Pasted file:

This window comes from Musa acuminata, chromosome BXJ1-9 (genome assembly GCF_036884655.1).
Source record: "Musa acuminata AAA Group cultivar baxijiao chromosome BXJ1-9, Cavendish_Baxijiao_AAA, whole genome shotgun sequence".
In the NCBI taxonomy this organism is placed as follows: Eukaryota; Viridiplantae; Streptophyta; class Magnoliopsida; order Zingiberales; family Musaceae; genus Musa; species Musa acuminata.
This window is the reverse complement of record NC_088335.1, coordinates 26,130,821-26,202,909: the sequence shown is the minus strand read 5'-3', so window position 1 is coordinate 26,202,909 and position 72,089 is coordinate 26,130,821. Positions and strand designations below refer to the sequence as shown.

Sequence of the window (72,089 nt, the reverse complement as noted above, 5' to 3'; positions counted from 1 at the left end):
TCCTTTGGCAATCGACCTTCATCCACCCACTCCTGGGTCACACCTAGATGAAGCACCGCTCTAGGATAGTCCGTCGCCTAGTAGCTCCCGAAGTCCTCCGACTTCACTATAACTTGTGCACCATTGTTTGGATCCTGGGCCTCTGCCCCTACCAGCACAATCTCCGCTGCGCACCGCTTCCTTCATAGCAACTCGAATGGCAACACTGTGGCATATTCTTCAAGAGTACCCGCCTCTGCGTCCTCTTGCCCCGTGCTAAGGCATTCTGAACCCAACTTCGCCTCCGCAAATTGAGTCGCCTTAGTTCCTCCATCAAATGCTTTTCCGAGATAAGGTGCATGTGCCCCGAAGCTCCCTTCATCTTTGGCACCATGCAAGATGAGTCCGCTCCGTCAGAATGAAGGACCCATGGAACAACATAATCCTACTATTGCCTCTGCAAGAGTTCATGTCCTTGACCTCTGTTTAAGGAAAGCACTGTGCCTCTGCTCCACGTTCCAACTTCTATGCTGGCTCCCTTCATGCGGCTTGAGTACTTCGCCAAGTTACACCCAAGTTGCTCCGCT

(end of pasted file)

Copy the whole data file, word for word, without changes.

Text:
This window comes from Musa acuminata, chromosome BXJ1-9 (genome assembly GCF_036884655.1).
Source record: "Musa acuminata AAA Group cultivar baxijiao chromosome BXJ1-9, Cavendish_Baxijiao_AAA, whole genome shotgun sequence".
In the NCBI taxonomy this organism is placed as follows: Eukaryota; Viridiplantae; Streptophyta; class Magnoliopsida; order Zingiberales; family Musaceae; genus Musa; species Musa acuminata.
This window is the reverse complement of record NC_088335.1, coordinates 26,130,821-26,202,909: the sequence shown is the minus strand read 5'-3', so window position 1 is coordinate 26,202,909 and position 72,089 is coordinate 26,130,821. Positions and strand designations below refer to the sequence as shown.

Sequence of the window (72,089 nt, the reverse complement as noted above, 5' to 3'; positions counted from 1 at the left end):
TCCTTTGGCAATCGACCTTCATCCACCCACTCCTGGGTCACACCTAGATGAAGCACCGCTCTAGGATAGTCCGTCGCCTAGTAGCTCCCGAAGTCCTCCGACTTCACTATAACTTGTGCACCATTGTTTGGATCCTGGGCCTCTGCCCCTACCAGCACAATCTCCGCTGCGCACCGCTTCCTTCATAGCAACTCGAATGGCAACACTGTGGCATATTCTTCAAGAGTACCCGCCTCTGCGTCCTCTTGCCCCGTGCTAAGGCATTCTGAACCCAACTTCGCCTCCGCAAATTGAGTCGCCTTAGTTCCTCCATCAAATGCTTTTCCGAGATAAGGTGCATGTGCCCCGAAGCTCCCTTCATCTTTGGCACCATGCAAGATGAGTCCGCTCCGTCAGAATGAAGGACCCATGGAACAACATAATCCTACTATTGCCTCTGCAAGAGTTCATGTCCTTGACCTCTGTTTAAGGAAAGCACTGTGCCTCTGCTCCACGTTCCAACTTCTATGCTGGCTCCCTTCATGCGGCTTGAGTACTTCGCCAAGTTACACCCAAGTTGCTCCGCT